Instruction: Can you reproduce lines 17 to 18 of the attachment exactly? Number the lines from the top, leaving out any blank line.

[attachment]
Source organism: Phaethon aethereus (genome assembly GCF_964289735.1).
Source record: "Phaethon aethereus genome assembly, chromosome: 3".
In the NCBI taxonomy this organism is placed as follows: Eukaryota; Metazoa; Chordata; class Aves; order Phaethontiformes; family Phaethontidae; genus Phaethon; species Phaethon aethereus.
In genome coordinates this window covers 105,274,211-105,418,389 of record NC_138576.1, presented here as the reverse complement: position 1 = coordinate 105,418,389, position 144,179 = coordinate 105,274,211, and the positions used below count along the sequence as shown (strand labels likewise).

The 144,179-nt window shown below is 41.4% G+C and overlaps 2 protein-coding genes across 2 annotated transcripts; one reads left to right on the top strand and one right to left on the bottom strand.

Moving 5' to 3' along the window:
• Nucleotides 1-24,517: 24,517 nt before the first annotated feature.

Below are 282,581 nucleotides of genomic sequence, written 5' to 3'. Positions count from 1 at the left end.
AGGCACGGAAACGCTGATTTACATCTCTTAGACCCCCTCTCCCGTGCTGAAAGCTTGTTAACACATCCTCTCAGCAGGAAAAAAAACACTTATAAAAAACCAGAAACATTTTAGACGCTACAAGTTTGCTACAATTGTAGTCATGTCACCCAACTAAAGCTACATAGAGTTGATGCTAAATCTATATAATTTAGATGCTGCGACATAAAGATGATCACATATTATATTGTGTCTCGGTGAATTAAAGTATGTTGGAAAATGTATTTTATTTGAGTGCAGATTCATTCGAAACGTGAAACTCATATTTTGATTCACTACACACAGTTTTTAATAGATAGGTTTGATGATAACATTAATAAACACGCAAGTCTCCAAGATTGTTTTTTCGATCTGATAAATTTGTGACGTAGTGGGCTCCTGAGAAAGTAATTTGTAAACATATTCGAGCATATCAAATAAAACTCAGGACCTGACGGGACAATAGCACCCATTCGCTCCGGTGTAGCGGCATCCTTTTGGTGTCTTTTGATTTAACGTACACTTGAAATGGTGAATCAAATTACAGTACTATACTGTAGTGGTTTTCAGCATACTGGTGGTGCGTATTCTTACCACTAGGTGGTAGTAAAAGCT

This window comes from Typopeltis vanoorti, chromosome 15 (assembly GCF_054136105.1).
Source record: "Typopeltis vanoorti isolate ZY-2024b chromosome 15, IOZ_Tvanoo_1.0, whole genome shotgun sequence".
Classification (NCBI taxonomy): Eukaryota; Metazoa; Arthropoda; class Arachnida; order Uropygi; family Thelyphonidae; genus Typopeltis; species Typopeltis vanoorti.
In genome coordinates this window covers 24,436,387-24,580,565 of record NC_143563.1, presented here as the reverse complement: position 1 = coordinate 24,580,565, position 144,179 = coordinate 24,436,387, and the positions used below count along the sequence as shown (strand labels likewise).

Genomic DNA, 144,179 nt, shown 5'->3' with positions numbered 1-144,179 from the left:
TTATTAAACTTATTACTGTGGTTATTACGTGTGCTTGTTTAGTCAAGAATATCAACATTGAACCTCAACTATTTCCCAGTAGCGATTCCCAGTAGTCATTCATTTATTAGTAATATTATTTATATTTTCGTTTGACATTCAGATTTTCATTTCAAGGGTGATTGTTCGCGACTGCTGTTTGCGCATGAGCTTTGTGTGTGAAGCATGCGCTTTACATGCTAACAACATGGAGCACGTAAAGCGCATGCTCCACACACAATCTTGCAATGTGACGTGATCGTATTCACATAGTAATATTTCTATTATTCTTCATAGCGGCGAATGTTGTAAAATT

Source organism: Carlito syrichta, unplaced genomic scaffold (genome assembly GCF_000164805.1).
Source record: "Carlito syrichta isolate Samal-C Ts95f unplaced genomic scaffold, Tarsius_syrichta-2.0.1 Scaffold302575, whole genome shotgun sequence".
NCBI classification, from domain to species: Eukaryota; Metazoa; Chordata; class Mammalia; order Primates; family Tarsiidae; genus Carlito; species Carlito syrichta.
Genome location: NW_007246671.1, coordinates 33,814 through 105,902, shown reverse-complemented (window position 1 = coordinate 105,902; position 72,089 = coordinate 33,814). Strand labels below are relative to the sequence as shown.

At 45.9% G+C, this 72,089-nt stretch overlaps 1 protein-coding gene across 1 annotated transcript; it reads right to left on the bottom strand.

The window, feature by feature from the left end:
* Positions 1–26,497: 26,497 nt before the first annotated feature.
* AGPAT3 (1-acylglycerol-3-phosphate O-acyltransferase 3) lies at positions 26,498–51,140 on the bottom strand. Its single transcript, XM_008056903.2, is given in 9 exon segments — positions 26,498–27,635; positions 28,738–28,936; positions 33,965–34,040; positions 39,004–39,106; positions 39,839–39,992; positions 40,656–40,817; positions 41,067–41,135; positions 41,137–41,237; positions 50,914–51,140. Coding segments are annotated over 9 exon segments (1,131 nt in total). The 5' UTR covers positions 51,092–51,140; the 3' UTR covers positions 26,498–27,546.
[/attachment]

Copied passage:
Source record: "Carlito syrichta isolate Samal-C Ts95f unplaced genomic scaffold, Tarsius_syrichta-2.0.1 Scaffold302575, whole genome shotgun sequence".
NCBI classification, from domain to species: Eukaryota; Metazoa; Chordata; class Mammalia; order Primates; family Tarsiidae; genus Carlito; species Carlito syrichta.